Both artists had chart-topping hit songs with this same title. And both songs were sung from the perspective of a person seeking to be accepted by someone they loved.
Eglesis puts it this way:
Why, oh why, tell me why not me? Why, oh why, we were meant to be.
Baby, I know I could be all you need. Why, oh why, oh why?
I wanna love you. If you only knew how much I love you. So, why not me?
While the Judds put it this way:
Why not me, on a rainy day? Why not me, to love your cares away?
Why not me?
Why not me, when the nights get cold? Why not me, when you're growin' old?
Why not me?
It is not surprising that both these songs topped their respective charts. No doubt, this is due to the fact that people in every time and place can relate – not just to the question being asked, but also to the perspective from which it is being asked.
But let me hasten to suggest that the question “Why not me?” can also be asked from an entirely different perspective. In addition to inquiring why someone is not being accepted, it can also be asked to inquire why someone is not stepping up and embracing some given responsibility. Allow me to elaborate.
Brian Harbour puts out a monthly newsletter for Christian communicators titled SeminaryPLUS. The July, 2020 edition contains an insightful story that bears repeating here. According to Dr. Harbour:
A young man went to church on Sunday, saw the empty pews, turned and walked away, and wondered why the church was doing nothing. “Why doesn’t somebody do something?” he protested.
Down the street, he heard the beer glasses tinkle, saw the drunk stagger, heard a child’s cry of hunger, and a curse piercing the calm night. And he asked: “Why doesn’t somebody do something?”
He scanned the headlines of the morning newspaper and noted the lack of morality in our nation and the lack of peace in our society. And he asked, “Why doesn’t somebody do something?”
And God answered all these challenges with this simple response: “Why don’t you?”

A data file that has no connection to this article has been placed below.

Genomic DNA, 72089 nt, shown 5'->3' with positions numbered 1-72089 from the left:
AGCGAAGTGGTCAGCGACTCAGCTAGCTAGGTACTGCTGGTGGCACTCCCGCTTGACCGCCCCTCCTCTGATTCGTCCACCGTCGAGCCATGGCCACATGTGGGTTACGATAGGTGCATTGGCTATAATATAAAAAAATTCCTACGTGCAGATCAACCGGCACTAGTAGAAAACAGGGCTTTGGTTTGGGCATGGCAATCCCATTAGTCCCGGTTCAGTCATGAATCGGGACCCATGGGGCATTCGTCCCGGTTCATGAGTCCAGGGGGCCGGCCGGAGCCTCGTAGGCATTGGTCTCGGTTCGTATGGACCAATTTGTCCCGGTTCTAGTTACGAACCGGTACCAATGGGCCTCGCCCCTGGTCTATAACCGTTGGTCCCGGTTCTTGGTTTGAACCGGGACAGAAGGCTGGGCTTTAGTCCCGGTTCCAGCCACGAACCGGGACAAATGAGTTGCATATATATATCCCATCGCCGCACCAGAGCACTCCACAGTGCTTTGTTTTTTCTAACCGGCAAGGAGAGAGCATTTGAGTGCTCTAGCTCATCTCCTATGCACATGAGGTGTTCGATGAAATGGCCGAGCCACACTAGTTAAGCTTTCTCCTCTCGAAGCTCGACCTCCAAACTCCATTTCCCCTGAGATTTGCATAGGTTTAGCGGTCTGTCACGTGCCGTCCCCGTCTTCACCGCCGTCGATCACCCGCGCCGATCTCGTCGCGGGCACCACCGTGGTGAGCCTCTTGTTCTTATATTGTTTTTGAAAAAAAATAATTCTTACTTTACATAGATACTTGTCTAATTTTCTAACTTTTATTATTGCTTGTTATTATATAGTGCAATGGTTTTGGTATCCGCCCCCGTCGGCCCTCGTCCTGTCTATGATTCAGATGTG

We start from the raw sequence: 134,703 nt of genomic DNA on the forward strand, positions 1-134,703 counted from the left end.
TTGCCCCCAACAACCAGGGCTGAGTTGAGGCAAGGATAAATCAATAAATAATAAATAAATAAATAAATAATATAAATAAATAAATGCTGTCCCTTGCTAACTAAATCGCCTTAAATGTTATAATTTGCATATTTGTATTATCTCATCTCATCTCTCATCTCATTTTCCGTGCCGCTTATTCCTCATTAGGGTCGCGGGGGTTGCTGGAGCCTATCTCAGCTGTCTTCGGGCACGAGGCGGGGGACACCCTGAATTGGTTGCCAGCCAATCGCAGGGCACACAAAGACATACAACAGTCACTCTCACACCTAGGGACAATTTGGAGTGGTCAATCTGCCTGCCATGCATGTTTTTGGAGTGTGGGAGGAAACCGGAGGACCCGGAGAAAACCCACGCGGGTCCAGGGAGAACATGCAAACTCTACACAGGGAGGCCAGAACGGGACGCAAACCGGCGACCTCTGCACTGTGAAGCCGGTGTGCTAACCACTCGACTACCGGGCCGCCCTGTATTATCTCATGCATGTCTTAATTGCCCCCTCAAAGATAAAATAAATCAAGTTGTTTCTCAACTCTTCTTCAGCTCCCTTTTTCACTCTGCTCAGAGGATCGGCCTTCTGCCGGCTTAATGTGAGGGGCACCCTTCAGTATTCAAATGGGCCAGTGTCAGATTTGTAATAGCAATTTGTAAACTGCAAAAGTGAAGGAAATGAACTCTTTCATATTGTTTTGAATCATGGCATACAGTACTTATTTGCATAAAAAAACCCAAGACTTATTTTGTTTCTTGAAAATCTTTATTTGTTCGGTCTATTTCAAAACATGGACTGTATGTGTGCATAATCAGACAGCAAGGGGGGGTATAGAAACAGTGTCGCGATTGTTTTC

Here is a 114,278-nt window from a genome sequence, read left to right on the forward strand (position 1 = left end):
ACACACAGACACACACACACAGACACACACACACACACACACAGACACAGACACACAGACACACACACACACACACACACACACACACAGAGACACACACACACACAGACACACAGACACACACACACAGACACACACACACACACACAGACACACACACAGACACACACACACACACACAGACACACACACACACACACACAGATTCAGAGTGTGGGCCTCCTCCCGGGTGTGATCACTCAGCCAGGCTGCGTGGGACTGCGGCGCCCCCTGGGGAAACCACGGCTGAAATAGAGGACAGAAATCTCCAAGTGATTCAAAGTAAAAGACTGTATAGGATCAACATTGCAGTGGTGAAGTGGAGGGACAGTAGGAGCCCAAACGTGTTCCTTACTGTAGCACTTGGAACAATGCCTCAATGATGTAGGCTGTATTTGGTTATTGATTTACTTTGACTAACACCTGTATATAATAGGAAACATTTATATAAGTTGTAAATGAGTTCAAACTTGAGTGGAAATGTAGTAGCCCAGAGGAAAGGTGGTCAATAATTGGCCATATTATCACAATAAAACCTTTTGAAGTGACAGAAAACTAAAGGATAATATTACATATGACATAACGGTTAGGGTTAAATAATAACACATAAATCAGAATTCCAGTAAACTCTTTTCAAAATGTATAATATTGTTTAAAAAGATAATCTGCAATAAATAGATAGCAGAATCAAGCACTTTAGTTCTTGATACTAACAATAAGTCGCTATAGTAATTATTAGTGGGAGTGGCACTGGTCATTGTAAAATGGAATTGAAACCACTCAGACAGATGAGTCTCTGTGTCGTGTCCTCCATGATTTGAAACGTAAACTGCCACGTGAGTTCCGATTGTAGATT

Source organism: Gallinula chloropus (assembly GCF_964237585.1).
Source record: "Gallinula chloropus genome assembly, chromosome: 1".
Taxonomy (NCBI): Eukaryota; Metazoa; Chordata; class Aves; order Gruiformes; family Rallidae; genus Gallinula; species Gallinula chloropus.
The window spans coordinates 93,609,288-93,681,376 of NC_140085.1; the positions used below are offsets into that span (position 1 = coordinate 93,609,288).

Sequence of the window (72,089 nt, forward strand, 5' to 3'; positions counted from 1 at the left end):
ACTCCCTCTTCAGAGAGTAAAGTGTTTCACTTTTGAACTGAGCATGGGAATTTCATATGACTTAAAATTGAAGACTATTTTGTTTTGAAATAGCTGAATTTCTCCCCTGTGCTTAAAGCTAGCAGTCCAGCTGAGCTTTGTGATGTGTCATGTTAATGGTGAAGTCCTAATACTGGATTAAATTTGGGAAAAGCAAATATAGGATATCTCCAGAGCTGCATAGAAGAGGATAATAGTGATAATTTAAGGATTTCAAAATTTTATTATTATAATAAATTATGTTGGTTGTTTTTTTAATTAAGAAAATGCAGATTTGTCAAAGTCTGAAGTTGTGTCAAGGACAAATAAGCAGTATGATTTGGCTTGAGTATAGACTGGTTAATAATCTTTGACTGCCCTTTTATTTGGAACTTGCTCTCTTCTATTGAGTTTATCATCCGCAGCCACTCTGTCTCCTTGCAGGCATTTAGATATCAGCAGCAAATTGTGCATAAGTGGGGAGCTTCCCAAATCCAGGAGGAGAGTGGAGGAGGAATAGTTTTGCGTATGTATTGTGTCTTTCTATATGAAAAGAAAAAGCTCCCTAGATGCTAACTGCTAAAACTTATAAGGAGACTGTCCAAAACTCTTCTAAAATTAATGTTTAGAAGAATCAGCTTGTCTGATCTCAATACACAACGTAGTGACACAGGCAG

Dr. Harbour then observes:
That’s an important question. When you see a person who has needs that someone must meet, why don’t you? When your boss asks for a person to volunteer for an important job, why don’t you? When your child needs someone to put his arms around them and assure them that they are important, why don’t you? When you say to your spouse, “Something needs to be done to put a spark back into our marriage,” why don’t you?
The answer to most of the problems around us can be found within us. Look around this week – at home, in your neighborhood, and in the world. See all the jobs to be done; notice all the needs to be met; recognize all the people to be cared for. Who is responsible to do those jobs and meet those needs and care for those people? Look in the mirror and you will see the answer to that question. YOU ARE.
I challenge you today to personalize Dr. Harbour’s story, along with the piercing question with which he ends it. You can do this by simply changing “Why don’t you?” into “Why not me?”
After all, in the Bible, in the Old Testament Book of Isaiah (chapter 6, verses 1-8), the famed prophet was essentially asked this same question. We read:
1In the year that King Uzziah died, I saw the Lord seated on a throne, high and exalted; and the train of His robe filled the temple. 2Above Him stood seraphim, each having six wings: With two wings they covered their faces, with two they covered their feet, and with two they were flying. 3And they were calling out to one another: “Holy, holy, holy is the LORD of Hosts; all the earth is full of His glory.” 4At the sound of their voices the doorposts and thresholds shook, and the temple was filled with smoke.
5Then I said: “Woe is me, for I am ruined, because I am a man of unclean lips dwelling among a people of unclean lips; for my eyes have seen the King, the LORD of Hosts.”
6Then one of the seraphim flew to me, and in his hand was a glowing coal that he had taken with tongs from the altar. 7And with it he touched my mouth and said: “Now that this has touched your lips, your iniquity is removed and your sin is atoned for.”
8Then I heard the voice of the Lord saying: “Whom shall I send? Who will go for Us?” And I said: “Here am I. Send me!”
In many respects, Isaiah was presented with a fundamental question: “Why don’t you?” His answer was “Why not me!” And with that, he effectually stepped up and said “Here am I, use me Lord!”
In light of Isaiah’s experience, I leave you with two relatively certain and inevitable questions: “Why don’t we?” and “Why not us?”
LYRICS SOURCES: https://www.songlyrics.com/enrique-iglesias/why-not-me-lyrics/; and https://www.songlyrics.com/the-judds/why-not-me-lyrics/.
SCRIPTURE SOURCE: https://biblehub.com/bsb/isaiah/6.htm.
SEE ALSO: http://seminaryplus.org/newsletter.htm.